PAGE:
Daily 9:00am – 5:00pm
March & October
Weekdays 9:00am – 6:00pm
Weekends 9:00am – 6:30pm
Weekdays 9:00am – 6:30pm
Weekends 09:00 – 7:00pm
May & September
Weekdays 9:00 – 7:00pm
Weekends 9:00 – 7:30pm
Weekdays 9:00 – 7:30pm
Weekends 9:00 – 8:00pm
July – August
Daily 09:00 – 9:00pm

Titanic Belfast visitor attraction and monument in Titanic quarter of Belfast, Northern Ireland

Titanic Belfast extends over nine interactive galleries, with multiple dimensions to the exhibition, drawing together special effects, dark rides, full-scale reconstructions and innovative interactive features. Explore the shipyard, travel to the depths of the ocean and uncover the true legend of Titanic, in the city where it all began.

Delve into the fascinating history of the Titanic at Titanic Belfast, the world’s largest Titanic exhibition, on a self-guided tour of the magnificent museum. Explore the institution at your own pace in order to discover insightful exhibits detailing the construction, voyage and legacy of the infamous ship. Enjoy interactive displays; watch audiovisual presentations; and feel your adrenaline levels surge during an exhilarating Shipyard Ride.


January – March 10am – 5pm
April – May 9am – 6pm
June, July, August 9am – 7pm
September 9am – 6pm
October – December 10am – 5pm


Waterford Crystal has moved to a magnificent new home in the heart of Waterford City. A unique highlight of a visit is the factory tour which gives an up close insight into the centuries old tradition of Waterford Crystal making. Feel the heat of the furnace and marvel at the skills of our craftsmen. The factory tour includes the following traditional production areas; wooden mould making, crystal blowing and furnace, crystal cutting and quality inspection and finishing. Yet more stages to creating this beautiful product include crystal sculpting, engraving and design inspiration. After the tour indulge your passion for the world’s most famous crystal in a lavish retail store, which houses the largest collection of Waterford Crystal found anywhere in the world.An exhibition of sporting trophies and statement pieces is an absolute must see attraction.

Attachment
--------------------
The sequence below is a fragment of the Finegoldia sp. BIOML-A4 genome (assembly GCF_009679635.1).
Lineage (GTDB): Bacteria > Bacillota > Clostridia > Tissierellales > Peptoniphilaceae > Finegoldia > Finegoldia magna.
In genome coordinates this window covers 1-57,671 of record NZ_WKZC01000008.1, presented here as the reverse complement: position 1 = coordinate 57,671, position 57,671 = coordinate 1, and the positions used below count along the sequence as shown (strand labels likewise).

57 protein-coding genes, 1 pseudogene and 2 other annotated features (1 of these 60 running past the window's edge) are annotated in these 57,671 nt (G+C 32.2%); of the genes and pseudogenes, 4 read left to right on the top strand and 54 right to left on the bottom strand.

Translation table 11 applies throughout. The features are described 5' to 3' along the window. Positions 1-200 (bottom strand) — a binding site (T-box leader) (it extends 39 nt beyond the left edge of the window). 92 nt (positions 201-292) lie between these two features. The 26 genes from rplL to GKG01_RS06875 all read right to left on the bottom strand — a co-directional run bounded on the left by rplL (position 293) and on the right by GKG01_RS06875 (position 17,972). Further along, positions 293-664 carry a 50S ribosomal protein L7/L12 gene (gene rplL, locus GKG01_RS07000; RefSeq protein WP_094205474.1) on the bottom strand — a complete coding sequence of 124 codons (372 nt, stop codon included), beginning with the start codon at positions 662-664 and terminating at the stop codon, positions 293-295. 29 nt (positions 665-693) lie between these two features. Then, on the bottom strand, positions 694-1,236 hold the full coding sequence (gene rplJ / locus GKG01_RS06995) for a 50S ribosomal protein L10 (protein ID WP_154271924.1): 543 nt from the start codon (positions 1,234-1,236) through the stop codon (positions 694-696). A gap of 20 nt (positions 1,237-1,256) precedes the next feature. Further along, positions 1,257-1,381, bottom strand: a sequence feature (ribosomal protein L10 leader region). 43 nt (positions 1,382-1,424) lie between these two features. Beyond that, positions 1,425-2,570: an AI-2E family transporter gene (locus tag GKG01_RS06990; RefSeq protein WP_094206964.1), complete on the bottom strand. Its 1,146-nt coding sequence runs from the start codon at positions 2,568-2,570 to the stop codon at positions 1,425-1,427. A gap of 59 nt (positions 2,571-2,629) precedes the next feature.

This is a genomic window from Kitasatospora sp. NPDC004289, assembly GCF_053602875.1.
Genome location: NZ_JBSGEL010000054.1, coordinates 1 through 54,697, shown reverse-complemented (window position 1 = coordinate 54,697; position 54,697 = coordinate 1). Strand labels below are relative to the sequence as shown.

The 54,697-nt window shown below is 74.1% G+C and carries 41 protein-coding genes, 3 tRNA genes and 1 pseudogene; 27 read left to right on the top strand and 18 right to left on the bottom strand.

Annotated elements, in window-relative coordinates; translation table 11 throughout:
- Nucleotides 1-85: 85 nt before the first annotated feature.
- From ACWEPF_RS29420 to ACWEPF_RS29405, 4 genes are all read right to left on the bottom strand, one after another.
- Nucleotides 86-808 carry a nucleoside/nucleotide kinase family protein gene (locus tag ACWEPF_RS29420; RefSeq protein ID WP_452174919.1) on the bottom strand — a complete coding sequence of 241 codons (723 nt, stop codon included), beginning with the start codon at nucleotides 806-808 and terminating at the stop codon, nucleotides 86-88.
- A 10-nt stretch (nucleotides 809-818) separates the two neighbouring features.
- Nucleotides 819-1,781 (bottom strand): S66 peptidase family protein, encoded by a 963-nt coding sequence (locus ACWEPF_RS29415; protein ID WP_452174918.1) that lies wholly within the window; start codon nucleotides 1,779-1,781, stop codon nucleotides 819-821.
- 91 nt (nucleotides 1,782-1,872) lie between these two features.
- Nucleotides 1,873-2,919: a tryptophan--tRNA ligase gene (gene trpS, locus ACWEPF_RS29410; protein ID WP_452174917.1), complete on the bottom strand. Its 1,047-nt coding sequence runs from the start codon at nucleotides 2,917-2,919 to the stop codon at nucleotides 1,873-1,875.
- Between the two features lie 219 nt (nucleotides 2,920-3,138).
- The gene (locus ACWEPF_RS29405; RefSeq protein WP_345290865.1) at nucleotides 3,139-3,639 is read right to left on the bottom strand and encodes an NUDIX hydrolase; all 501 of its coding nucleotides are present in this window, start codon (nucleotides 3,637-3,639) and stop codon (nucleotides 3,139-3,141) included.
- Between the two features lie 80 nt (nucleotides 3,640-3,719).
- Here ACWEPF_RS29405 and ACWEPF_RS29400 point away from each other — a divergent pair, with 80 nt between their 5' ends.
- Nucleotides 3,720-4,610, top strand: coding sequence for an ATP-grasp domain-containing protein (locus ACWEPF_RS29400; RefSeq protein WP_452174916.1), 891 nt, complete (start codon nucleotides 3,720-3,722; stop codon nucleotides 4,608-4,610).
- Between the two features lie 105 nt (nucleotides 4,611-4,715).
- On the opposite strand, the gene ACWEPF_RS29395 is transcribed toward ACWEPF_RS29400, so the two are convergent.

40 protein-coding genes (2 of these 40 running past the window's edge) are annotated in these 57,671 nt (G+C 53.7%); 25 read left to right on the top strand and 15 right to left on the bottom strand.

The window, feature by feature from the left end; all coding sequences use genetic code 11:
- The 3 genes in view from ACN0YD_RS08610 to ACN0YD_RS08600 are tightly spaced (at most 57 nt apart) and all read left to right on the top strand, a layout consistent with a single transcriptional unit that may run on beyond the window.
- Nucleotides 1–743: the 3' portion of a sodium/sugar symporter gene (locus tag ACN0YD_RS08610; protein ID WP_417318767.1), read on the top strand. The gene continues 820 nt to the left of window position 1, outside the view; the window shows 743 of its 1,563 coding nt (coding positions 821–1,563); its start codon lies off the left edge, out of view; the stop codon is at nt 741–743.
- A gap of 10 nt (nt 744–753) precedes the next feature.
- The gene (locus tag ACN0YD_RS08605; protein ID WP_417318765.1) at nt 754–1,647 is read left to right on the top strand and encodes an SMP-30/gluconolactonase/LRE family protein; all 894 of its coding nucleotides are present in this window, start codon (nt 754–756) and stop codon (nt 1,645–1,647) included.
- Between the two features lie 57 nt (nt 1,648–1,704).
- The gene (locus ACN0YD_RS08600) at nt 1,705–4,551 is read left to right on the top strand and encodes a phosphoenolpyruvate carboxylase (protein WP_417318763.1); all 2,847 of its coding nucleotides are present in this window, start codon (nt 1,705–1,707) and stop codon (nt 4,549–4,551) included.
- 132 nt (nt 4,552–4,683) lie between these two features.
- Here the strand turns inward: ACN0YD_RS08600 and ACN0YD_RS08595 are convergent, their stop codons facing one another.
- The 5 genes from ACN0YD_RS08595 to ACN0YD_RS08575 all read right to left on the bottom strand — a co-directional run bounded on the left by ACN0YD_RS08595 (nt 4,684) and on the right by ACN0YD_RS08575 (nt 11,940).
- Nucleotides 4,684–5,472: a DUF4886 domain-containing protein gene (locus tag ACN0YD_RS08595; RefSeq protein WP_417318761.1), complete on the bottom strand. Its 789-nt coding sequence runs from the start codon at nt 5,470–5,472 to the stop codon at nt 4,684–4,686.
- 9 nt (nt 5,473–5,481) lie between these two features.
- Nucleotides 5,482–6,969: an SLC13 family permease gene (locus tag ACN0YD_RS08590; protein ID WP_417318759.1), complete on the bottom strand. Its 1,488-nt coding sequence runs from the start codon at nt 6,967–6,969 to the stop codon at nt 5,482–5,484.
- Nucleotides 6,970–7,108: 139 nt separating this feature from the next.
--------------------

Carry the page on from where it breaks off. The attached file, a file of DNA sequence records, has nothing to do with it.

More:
The complimentary visitor retail experience includes the largest display of Waterford Crystal in the world, retail store, exhibition and crystal installation areas, coffee shop and worldwide shipping facility. Adjacent car parking is also available.


Factory Tour Times:
Jan – Feb: Weekdays 9.30am to 3.15pm
March Weekdays 9.00am to 3.15pm; Sunday 9:30am – 3:15pm
April – Oct: Weekdays 9.00am to 4.15pm; Sun: 9:30am – 4:15pm
Oct 31st : No factory tours on Monday October 31st
November & December: Factory Tour Mon – Fri: 9.30am to 3.15pmm to 3.15pm


Visitors to New Ross, County Wexford will immediately be drawn to the magnificent sight of the masts and rigging of the